The word over the weekend concerning Thoroughbred racehorse trainer Steve Asmussen is he has sacked his assistant Scott Blasi. Blasi is the inconvenient star of the Peta undercover investigation that leaves he and and Asmussen accused of horse cruelty, among other things. “Among other things” appears to be on most people’s minds however.
Our concern of course is for the horses. Per usual the horses are barely mentioned in the write ups. And typical of American horse racing they are trying to deflect their problems onto PETA.
Here’s a sampling from ESPN citing the Blood-Horse as their source:
“The situation erupted March 20 after the New York Times, under the condition it not name the undercover investigator, published a story on the PETA allegations. The woman, who is said to have gotten to know Blasi with the intention of infiltrating the stable at Churchill Downs and Saratoga Race Course for four months in 2013, videotaped barn activity and conversations without the knowledge of Asmussen or Blasi.
“Though PETA reportedly has hours of videotape, it has posted only a nine-plus-minute clip on its website. Called disturbing by many in the racing industry, the video doesn’t show illegal equine drug activity but does indicate potential violations involving the hiring of workers.”
No mention of horse cruelty, which was horrible to witness. Not so for American horse racing however.
There’s more about PETA in this blurb:
“PETA has stated it isn’t against horse racing, though over the years it has been quick to take advantage of various incidents such as breakdowns to claim racehorses are mistreated and abused.”
Oh, a brief mention of horse cruelty but in this case, but only when they are quoting PETA.
In the meantime, the allegations against Asmussen and Blasi from the PETA investigation are being investigated by horse racing itself. We know how that will turn out. Like it always does. Nothing of any substance is done against the perpetrators and it’s business as usual. So who cares what they find or don’t find, do or don’t do? Well we should and we do.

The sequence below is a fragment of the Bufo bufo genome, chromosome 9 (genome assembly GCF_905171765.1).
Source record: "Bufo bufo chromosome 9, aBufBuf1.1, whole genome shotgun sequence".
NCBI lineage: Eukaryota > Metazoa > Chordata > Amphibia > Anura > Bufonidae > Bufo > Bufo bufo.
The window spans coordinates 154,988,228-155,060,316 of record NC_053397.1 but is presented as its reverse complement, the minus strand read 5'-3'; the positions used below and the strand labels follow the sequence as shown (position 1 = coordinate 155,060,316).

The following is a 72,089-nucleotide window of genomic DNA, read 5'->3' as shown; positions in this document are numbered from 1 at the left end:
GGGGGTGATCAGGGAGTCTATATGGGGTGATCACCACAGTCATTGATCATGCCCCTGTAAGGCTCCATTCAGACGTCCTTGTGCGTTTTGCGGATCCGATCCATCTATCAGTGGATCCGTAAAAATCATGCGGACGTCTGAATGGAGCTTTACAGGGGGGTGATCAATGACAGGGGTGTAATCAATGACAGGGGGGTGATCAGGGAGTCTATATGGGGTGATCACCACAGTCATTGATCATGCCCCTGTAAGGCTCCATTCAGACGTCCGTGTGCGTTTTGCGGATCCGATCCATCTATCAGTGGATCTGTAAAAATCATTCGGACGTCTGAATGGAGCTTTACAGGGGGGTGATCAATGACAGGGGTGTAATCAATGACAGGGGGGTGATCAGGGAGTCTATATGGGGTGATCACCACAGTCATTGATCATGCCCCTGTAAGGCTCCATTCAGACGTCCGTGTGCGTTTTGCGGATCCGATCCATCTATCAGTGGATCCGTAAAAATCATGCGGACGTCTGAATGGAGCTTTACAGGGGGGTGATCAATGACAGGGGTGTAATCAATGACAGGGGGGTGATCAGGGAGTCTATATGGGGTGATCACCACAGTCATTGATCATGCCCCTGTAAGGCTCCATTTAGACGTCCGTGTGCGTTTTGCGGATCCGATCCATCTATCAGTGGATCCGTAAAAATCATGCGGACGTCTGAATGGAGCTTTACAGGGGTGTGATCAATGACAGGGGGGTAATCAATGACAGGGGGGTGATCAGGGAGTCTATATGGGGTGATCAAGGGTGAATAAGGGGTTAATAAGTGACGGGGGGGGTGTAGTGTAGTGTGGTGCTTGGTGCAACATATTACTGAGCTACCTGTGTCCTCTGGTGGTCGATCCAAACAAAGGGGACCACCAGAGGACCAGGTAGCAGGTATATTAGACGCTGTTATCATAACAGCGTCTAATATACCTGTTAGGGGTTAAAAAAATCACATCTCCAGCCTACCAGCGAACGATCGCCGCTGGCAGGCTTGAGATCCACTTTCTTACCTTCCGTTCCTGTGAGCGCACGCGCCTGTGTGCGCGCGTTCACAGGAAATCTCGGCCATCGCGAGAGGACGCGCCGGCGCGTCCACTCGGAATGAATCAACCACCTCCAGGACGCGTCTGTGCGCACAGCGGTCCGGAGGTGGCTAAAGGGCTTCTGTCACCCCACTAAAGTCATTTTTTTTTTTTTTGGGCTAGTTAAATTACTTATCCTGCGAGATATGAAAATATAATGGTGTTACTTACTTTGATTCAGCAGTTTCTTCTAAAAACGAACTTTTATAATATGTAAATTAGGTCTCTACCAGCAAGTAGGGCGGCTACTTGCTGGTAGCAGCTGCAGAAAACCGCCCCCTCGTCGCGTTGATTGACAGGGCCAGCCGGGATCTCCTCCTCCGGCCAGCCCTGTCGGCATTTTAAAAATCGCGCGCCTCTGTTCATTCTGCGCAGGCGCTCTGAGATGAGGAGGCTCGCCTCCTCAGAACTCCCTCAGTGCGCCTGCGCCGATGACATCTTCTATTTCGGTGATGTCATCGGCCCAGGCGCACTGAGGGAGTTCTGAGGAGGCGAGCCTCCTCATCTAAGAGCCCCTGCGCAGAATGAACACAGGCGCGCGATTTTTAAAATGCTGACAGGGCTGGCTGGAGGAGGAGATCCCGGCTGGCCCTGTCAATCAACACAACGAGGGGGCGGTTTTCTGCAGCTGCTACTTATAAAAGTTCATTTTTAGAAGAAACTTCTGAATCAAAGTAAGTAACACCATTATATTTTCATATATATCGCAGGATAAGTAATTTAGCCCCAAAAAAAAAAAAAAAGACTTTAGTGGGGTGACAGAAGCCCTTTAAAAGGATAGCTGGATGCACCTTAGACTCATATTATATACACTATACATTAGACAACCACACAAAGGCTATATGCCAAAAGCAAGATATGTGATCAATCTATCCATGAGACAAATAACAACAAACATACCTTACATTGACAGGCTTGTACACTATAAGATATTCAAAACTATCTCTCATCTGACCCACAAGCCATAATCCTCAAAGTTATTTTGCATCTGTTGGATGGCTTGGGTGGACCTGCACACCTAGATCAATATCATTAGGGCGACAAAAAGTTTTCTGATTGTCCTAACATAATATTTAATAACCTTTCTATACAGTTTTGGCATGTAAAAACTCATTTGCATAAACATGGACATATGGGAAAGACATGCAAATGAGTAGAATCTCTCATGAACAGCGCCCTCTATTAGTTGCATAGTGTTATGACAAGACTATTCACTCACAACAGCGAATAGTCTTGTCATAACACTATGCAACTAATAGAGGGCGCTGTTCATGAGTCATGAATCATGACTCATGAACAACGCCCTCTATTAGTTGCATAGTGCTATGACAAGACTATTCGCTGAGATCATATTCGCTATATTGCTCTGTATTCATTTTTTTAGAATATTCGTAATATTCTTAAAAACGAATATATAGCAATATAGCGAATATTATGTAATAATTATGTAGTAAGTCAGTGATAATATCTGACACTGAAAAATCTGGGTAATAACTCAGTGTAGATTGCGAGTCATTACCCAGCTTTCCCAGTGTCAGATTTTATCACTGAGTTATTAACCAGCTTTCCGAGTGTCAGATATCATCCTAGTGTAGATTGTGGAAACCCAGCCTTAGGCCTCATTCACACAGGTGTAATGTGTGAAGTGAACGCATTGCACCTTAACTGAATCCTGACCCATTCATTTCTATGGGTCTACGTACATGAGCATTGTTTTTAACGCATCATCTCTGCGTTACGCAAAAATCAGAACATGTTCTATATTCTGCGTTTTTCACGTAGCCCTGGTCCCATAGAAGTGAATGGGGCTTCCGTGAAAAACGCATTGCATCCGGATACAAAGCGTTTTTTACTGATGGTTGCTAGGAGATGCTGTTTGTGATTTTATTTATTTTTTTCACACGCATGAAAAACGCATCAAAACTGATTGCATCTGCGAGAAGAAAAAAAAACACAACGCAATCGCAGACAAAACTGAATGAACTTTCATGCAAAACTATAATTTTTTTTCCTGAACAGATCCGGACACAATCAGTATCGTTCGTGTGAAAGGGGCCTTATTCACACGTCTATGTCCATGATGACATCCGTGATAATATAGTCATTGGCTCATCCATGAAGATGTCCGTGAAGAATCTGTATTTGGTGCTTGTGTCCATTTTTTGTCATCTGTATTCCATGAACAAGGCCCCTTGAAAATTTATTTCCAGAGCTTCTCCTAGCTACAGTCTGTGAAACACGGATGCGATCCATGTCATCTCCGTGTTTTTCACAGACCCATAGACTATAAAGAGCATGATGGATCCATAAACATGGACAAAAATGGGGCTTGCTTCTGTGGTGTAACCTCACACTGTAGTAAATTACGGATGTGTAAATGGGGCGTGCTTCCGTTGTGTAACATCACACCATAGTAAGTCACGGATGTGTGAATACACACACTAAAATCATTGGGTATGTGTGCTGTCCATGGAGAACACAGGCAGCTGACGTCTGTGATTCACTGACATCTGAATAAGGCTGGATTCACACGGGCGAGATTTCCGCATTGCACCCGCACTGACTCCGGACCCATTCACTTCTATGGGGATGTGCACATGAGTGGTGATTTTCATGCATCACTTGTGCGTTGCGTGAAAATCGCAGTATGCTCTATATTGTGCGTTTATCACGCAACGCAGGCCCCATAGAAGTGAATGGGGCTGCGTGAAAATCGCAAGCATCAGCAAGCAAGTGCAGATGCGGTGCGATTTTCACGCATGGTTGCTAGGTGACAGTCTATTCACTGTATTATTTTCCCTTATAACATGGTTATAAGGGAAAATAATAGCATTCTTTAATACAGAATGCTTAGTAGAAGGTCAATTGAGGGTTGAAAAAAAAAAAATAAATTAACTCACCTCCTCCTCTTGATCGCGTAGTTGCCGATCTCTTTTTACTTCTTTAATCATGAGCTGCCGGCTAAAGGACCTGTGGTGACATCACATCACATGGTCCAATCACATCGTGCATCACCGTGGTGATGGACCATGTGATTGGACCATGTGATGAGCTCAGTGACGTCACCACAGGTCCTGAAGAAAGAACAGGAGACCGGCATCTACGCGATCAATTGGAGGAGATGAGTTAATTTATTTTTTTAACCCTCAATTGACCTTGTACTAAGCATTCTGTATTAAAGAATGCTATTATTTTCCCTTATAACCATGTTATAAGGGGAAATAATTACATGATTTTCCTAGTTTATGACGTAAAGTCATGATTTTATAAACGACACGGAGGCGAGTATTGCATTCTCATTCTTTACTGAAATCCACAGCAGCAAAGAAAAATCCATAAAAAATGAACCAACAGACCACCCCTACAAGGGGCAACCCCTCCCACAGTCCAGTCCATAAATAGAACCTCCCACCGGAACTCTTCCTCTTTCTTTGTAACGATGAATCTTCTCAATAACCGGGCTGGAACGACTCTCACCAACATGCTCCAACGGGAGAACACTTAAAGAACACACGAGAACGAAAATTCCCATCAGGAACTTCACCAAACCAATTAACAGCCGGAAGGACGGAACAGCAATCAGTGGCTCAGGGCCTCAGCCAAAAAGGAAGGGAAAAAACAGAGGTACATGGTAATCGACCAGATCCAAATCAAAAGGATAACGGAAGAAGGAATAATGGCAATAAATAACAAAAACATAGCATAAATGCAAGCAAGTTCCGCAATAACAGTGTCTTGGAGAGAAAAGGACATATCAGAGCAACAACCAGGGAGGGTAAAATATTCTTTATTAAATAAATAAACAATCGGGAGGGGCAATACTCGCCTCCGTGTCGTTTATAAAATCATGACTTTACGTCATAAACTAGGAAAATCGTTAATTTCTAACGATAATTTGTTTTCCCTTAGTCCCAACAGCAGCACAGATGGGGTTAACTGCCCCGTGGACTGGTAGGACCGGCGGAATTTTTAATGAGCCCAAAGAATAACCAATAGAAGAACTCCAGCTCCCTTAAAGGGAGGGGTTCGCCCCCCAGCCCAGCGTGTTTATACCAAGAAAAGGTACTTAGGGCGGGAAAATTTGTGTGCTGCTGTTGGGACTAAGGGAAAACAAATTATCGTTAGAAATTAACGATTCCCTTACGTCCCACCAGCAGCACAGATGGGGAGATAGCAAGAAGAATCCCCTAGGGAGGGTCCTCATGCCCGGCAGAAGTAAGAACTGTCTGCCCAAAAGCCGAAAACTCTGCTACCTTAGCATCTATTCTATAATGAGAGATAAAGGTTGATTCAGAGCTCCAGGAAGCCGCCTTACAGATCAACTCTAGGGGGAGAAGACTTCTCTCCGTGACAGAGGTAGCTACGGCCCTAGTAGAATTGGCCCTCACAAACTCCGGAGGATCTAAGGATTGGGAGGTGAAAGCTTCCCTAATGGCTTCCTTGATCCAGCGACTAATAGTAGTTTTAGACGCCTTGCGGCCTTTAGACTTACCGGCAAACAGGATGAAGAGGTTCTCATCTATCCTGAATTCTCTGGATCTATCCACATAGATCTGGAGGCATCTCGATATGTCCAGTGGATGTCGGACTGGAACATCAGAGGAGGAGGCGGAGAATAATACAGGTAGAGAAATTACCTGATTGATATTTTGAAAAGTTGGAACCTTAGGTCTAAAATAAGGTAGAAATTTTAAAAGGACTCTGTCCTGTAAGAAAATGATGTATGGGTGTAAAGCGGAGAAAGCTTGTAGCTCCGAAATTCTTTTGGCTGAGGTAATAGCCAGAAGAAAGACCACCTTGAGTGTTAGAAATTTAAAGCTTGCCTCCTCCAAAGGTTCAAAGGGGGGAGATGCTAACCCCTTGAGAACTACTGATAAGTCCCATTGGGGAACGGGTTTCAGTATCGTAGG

I don’t think there is a whole they can do to wriggle out of this. If it weren’t for the cruelties carried out against the equine victims in cases like these, I would enjoy watching them squirm while they try.
If you want the lowdown on horse racing’s leaders kneejerk response to all of this is, see the Paulick Report . Just about all the alphabets are represented. Get out your sick bag.
“Racing’s biggest mistake was to continually discount the welfare of its horses and worry more about animal rights activists than the animals themselves. Unfortunately for all concerned, except heartless profiteers, racing chose to just do enough to manage public outrage including with lies. When Alex Waldrop swore in front of a massive media contingent that our race horses are Priority #1, following Eight Belles’s death, racing should have translated that lie into a huge red flag and wake-up call and turned it into reality. Instead it continues to prioritize power and money.” 
We hope that Peta’s investigation is a sincere move to expose what American racehorses endure and not simply a way to gain attention for themselves. If Peta allows horse racing to investigate this and subsequently do nothing, and no arrests are made, then we will have to assume the latter and not the former.
Must these horses withstand even more exploitation?
 same as 
Featured Image: Record-smashing Kentucky Oaks (GI) winner Rachel Alexandra is led to a waiting van by assistant trainer Scott Blasi to begin her journey from Churchill Downs to Baltimore’s Pimlico Race Course for Saturday’s Preakness. Source, ChurchillDowns.com.